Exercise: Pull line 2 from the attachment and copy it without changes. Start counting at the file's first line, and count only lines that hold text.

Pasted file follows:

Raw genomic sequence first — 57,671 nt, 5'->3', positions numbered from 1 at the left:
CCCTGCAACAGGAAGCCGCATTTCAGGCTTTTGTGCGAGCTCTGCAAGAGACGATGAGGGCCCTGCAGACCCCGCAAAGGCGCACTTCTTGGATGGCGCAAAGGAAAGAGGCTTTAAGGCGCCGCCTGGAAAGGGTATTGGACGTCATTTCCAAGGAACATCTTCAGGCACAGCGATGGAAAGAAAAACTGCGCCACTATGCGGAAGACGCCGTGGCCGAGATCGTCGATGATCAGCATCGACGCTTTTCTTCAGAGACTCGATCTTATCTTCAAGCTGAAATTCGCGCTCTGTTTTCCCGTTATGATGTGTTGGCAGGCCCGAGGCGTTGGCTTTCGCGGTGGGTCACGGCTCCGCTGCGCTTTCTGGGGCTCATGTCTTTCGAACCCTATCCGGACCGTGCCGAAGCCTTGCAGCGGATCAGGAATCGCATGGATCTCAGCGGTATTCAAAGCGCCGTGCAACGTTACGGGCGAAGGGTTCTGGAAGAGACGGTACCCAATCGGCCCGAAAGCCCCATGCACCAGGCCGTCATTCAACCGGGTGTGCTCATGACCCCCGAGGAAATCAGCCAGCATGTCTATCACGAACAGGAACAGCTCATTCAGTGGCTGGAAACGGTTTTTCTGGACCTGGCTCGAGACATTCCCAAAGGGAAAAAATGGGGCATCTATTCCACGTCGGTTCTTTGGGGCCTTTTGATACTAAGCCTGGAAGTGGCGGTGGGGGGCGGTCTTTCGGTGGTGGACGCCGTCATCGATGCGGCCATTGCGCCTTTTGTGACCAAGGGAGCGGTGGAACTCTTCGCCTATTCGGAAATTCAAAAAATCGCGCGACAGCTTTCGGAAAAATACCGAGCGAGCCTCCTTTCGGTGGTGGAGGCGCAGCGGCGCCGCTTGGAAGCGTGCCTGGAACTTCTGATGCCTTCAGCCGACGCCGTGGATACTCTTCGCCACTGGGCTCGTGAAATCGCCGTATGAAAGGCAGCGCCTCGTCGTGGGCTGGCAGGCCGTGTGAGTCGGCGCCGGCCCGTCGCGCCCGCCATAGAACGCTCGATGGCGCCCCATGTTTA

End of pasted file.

CCCTGCAACAGGAAGCCGCATTTCAGGCTTTTGTGCGAGCTCTGCAAGAGACGATGAGGGCCCTGCAGACCCCGCAAAGGCGCACTTCTTGGATGGCGCAAAGGAAAGAGGCTTTAAGGCGCCGCCTGGAAAGGGTATTGGACGTCATTTCCAAGGAACATCTTCAGGCACAGCGATGGAAAGAAAAACTGCGCCACTATGCGGAAGACGCCGTGGCCGAGATCGTCGATGATCAGCATCGACGCTTTTCTTCAGAGACTCGATCTTATCTTCAAGCTGAAATTCGCGCTCTGTTTTCCCGTTATGATGTGTTGGCAGGCCCGAGGCGTTGGCTTTCGCGGTGGGTCACGGCTCCGCTGCGCTTTCTGGGGCTCATGTCTTTCGAACCCTATCCGGACCGTGCCGAAGCCTTGCAGCGGATCAGGAATCGCATGGATCTCAGCGGTATTCAAAGCGCCGTGCAACGTTACGGGCGAAGGGTTCTGGAAGAGACGGTACCCAATCGGCCCGAAAGCCCCATGCACCAGGCCGTCATTCAACCGGGTGTGCTCATGACCCCCGAGGAAATCAGCCAGCATGTCTATCACGAACAGGAACAGCTCATTCAGTGGCTGGAAACGGTTTTTCTGGACCTGGCTCGAGACATTCCCAAAGGGAAAAAATGGGGCATCTATTCCACGTCGGTTCTTTGGGGCCTTTTGATACTAAGCCTGGAAGTGGCGGTGGGGGGCGGTCTTTCGGTGGTGGACGCCGTCATCGATGCGGCCATTGCGCCTTTTGTGACCAAGGGAGCGGTGGAACTCTTCGCCTATTCGGAAATTCAAAAAATCGCGCGACAGCTTTCGGAAAAATACCGAGCGAGCCTCCTTTCGGTGGTGGAGGCGCAGCGGCGCCGCTTGGAAGCGTGCCTGGAACTTCTGATGCCTTCAGCCGACGCCGTGGATACTCTTCGCCACTGGGCTCGTGAAATCGCCGTATGAAAGGCAGCGCCTCGTCGTGGGCTGGCAGGCCGTGTGAGTCGGCGCCGGCCCGTCGCGCCCGCCATAGAACGCTCGATGGCGCCCCATGTTTA